Matthew 5:17-20 (AD 28)
Jesus, in condemning the persecution and murder of prophets from centuries past, condemning the Pharisees, talking about God blessing the Gentiles and causing a ruckus at the temple in Jerusalem, was accruing quite a reputation. It’s why three readings ago in Mark chapter three, we saw his mother and brothers trying to “take charge of him” (Mark 3:21) – they thought he was being crazy. And the Beatitudes – although precisely reflecting the nature of God seen in the Old Testament – sounded anti-heroic, even weak.
So, some people, and especially the religious rulers, suspected he was an anti-Jewish Jew, bent on upending not God’s laws along with the traders’ tables at the temple. They came to believe – unfairly – that he was abandoning his religious heritage, even though he had kept to every single part of the civil, ceremonial and moral law for his entire life.
Jesus would have been justified in merely rolling his eyes at them, and we would have understood it if he’d shot back with a cutting rebuttal. But he stated – more for the benefit of the concerned doubters than the Pharisees – that not only was he faithful to the law but the law wasn’t going anywhere.
When Jesus fulfilled all the Mosaic laws throughout his perfect life, and in his sacrificial death and sin-conquering resurrection, it didn’t mark a deletion of the old laws so much as the end of their life-cycle. His keeping of them was crucial to his sacrifice, and is as crucial now as it was then.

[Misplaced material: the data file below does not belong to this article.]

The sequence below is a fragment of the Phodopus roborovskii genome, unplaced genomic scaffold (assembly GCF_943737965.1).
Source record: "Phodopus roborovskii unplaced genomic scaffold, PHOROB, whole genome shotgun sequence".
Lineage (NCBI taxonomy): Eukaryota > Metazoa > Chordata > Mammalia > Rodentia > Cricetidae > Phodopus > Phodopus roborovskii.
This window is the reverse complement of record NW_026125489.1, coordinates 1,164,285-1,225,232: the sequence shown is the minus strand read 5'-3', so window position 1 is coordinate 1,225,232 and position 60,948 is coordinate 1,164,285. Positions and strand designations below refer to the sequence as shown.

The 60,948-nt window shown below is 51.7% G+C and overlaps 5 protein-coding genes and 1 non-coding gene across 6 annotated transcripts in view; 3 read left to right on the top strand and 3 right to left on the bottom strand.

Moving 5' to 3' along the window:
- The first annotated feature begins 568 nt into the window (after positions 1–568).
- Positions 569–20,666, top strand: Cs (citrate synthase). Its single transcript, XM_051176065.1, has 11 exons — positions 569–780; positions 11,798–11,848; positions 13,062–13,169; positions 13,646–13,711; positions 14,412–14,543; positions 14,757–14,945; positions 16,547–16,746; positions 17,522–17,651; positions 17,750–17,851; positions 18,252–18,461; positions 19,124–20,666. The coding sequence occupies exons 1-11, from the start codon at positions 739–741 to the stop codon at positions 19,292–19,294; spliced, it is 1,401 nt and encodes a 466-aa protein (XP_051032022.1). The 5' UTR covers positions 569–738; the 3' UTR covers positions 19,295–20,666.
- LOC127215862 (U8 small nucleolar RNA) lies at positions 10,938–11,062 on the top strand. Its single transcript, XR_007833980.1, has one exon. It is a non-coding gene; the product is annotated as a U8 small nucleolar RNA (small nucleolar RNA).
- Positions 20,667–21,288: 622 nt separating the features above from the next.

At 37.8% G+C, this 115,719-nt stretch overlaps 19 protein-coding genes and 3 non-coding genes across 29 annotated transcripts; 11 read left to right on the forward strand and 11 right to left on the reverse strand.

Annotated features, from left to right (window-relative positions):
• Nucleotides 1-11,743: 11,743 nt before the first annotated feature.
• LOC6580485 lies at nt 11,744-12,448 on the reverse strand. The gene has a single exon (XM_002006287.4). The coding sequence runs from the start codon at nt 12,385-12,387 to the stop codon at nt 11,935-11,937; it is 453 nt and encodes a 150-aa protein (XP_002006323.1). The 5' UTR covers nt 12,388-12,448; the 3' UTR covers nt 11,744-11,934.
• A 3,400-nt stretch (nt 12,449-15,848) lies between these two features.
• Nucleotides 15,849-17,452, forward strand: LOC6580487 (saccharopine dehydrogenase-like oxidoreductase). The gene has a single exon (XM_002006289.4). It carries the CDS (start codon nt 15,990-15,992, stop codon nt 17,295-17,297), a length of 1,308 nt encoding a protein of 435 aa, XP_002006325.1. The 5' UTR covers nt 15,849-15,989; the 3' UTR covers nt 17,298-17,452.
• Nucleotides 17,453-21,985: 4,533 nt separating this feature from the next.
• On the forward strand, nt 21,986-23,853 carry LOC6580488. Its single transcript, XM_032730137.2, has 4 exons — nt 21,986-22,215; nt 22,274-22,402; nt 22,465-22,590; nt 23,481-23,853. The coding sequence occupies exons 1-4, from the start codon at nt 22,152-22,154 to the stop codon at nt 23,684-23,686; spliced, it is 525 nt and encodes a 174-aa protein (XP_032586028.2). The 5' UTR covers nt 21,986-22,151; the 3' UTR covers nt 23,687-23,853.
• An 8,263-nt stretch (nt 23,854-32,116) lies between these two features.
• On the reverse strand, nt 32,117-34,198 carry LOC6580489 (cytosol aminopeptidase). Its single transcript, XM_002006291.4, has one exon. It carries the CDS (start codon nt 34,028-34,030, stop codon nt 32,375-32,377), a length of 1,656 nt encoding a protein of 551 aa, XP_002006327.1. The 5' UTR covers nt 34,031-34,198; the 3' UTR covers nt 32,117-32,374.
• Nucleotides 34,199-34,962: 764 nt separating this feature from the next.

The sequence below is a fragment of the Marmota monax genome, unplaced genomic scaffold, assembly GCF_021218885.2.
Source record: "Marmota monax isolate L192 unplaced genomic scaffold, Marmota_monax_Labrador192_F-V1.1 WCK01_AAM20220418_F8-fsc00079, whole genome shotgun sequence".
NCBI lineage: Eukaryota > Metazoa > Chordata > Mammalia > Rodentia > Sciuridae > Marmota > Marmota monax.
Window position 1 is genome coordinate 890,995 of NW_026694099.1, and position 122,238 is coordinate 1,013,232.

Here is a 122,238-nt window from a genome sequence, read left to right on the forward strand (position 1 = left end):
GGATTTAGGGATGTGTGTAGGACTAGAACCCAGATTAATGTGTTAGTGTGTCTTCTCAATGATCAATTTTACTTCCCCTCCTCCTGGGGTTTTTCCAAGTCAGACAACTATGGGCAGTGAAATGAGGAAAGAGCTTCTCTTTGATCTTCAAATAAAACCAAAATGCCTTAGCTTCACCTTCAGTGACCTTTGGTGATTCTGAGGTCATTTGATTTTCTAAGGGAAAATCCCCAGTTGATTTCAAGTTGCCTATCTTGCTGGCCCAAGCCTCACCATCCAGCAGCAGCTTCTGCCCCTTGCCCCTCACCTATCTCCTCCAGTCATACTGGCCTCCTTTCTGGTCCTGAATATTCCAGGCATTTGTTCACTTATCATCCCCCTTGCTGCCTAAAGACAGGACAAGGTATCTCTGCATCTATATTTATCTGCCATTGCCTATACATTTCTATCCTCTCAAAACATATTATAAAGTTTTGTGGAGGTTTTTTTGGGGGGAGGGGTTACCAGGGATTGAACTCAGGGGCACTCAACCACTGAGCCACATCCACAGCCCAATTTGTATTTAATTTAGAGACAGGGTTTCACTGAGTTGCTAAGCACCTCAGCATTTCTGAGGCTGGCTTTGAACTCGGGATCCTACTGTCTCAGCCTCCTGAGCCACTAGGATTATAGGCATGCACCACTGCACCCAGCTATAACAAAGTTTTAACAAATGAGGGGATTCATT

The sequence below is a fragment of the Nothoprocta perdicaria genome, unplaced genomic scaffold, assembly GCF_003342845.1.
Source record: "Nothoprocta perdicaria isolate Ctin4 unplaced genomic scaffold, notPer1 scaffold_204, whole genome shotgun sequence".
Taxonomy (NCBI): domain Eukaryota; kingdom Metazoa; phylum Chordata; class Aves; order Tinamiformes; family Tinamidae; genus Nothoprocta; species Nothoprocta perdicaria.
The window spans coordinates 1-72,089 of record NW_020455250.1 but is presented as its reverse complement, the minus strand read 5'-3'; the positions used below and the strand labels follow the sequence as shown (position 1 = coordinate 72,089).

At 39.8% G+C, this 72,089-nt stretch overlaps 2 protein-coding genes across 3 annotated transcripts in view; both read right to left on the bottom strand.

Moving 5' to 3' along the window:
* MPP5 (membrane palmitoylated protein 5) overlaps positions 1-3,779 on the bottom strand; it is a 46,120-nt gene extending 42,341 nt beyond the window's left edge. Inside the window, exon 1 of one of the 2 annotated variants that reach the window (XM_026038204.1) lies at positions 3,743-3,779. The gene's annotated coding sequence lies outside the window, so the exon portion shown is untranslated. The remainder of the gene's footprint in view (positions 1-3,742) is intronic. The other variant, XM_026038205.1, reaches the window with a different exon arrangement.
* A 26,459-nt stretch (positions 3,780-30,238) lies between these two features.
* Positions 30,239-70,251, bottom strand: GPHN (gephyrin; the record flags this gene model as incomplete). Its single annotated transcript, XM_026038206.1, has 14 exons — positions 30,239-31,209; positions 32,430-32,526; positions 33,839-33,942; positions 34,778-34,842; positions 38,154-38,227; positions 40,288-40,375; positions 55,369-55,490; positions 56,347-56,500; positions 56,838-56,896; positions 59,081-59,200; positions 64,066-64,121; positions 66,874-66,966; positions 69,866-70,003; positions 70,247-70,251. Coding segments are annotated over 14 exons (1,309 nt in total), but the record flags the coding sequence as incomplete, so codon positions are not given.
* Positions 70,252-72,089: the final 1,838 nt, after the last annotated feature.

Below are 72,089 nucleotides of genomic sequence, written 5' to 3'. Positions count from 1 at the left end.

In Jesus’ ministry he talked about the abrogation of in particular the ritual laws of Moses. BUT. At this point Jesus had not yet been made the sacrifice for sins. The key prophecies had not yet been fulfilled. “everything” (looking at verse eighteen) had not yet been “accomplished”.
The ritual law that pointed to an ultimate sacrifice was over, because the ultimate sacrifice had happened. The civil law including the penal code, applied only to the theocratic Jewish nation state that had not been in place for many hundreds of years and could be exercised only with the permission of the occupying forces. That, too, was over.
What was as unchanged in Jesus’ day as in Moses’ day; and remains unchanged now, is the moral law. All those commands that are about us becoming more like God – the calls for kindness and generosity, the prohibitions of sexual sin and jealousy – they can’t change or be removed any more than God’s character can change or God himself can be removed.
Until one day, that too will have reached the end of its lifecycle. It will eternally reflect God’s character, but when we are with God, when we have been made perfect, it’s significance will be only historic. Then we will perfectly enjoy all of our relationships, most particularly and joyfully our relationship with God.